ABC journalist Louise Milligan has agreed to pay Andrew Laming $79,000 in damages plus legal costs after the federal Liberal MP filed defamation proceedings against her over a series of tweets suggesting he had admitted to the criminal offence of taking an “upskirting” photo of a woman’s underwear.
While the national broadcaster did not publish the tweets and was not sued by Dr Laming, it has indicated that it will cover Milligan’s costs, citing “particular and exceptional circumstances”.
Louise Milligan has agreed to pay Andrew Laming $79,000 in damages plus legal costs, but the ABC has indicated it will pick up the bill.Credit:The Age
The Federal Court in Sydney heard on Wednesday that the case had been settled. Justice Anna Katzmann entered judgment in favour of Dr Laming and made orders relating to damages and costs. The latter will be calculated at a later date.
The federal Liberal MP launched Federal Court proceedings against Milligan in June over a series of four since-deleted tweets published on March 28 this year, including a tweet suggesting he had “admitted to an offence under the criminal code … ie taking a photo of a woman’s underwear under her skirt”.
Dr Laming, who will quit politics at the next election after allegations emerged that he harassed two women online, took action over the tweets after Queensland police in April cleared him of any criminal offence over a photo he had taken of Brisbane woman Crystal White while she stocked a fridge at a landscaping business in 2019.
Ms White, who was wearing shorts at the time, has previously told Nine News Queensland the photograph was “really inappropriate” and she was bending over when Dr Laming took it.
He has disputed this, claiming the photo was “completely dignified” and showed her in a kneeling position. It was a “humorous situation” where she was attempting to get “every possible can” of drink into a fridge “like a game of Tetris”, he said.
Dr Laming is expected to launch proceedings against Nine, the publisher of this masthead, in respect of the initial broadcast.
In a statement, Dr Laming said: “I’m extremely pleased by the outcome of my defamation case against Louise Milligan.
“My case is an example of how a false allegation can be quickly and widely disseminated over social media by persons who have no direct [or] personal knowledge of what actually happened.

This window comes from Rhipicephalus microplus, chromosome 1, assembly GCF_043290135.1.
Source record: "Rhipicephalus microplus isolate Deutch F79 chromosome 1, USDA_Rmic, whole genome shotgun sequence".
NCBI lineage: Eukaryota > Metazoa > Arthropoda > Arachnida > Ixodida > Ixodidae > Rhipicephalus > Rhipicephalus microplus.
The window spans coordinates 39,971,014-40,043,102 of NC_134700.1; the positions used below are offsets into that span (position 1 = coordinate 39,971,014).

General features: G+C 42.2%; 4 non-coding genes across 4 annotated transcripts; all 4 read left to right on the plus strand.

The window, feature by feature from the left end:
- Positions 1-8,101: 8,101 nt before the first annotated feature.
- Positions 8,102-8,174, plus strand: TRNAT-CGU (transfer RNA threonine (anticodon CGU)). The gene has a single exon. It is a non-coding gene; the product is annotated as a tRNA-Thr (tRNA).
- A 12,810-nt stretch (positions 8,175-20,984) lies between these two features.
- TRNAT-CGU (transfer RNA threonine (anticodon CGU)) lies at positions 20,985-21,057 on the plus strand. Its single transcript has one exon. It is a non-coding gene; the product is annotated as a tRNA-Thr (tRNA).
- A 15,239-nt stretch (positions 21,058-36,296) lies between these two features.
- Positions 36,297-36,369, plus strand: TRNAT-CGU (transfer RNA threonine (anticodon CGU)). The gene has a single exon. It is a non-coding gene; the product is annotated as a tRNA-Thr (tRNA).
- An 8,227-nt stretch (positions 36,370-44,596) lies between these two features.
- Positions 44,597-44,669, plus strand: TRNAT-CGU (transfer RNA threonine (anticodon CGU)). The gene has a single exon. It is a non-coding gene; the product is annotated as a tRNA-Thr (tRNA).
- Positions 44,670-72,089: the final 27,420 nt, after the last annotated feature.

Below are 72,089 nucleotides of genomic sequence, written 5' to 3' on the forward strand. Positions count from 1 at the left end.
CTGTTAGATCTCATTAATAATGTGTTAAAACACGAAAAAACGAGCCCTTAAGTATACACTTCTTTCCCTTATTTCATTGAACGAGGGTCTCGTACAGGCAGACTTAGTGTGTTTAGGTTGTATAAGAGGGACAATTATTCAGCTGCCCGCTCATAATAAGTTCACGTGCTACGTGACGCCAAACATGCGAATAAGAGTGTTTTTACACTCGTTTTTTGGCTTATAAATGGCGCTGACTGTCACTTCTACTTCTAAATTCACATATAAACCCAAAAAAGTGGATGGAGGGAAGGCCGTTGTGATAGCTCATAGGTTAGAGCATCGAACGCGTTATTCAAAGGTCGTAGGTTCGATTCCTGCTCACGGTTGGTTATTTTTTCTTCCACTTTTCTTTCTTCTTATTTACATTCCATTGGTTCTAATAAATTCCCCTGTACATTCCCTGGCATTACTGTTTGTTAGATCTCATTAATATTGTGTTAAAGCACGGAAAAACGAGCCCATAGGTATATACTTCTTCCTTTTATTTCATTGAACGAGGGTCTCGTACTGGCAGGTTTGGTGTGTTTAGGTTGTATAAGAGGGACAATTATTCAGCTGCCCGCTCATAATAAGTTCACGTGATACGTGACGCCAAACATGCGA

“No one should be subjected to this type of harassment and character assassination without recourse and the defamation laws are important to achieve that end.”
In a statement, the ABC said: “The defamation claim brought against Louise Milligan by Andrew Laming has been settled. Resolving the claim avoids a potentially protracted and costly legal action.
“In March, Ms Milligan in good faith published several Twitter posts regarding Dr Laming. One of those posts contained an honest error that had been widely reported by numerous other journalists and politicians on social and mass media. The ABC is not aware of legal proceedings in relation to statements or reporting by others.
“The error concerned the circumstances in which Dr Laming took a photograph. In June Ms Milligan deleted the tweets and posted a substantial statement correcting the record.”
While Dr Laming has not filed proceedings against any other parties to date, he has issued a series of legal letters including to Greens Senator Sarah Hanson-Young, who deleted and apologised for a tweet.
Apologies and deletions were also secured from News Corp journalist Eliza Barr, who reportedly paid $1500 in legal costs, former Senator Derryn Hinch, Crikey’s Willian Bowe, Labor Senator Murray Watt, Queensland Labor MP Don Brown and satirical website The Shot.
Women’s Agenda editor Georgie Dent, Labor Senator Kristina Keneally, Victorian Labor MP Paul Edbrooke and Ten Network’s Tegan George deleted social media posts.
Dr Laming was represented by solicitor Rebekah Giles and barrister Sue Chrysanthou, SC, the same legal team behind federal Liberal minster Christian Porter’s since-discontinued defamation action against the ABC and Milligan.
Renée Enbom, QC, acting for Milligan, said her client had accepted an offer of compromise and had “not admitted liability in any way”.
But Ms Chrysanthou disagreed, and said “Ms Milligan has consented to judgment. Judgment is the definition of liability”.
“I’m not going to adjudicate on this dispute,” Justice Katzmann said. However, she agreed to make a notation on the court file that the orders were made after Milligan accepted an offer of compromise.
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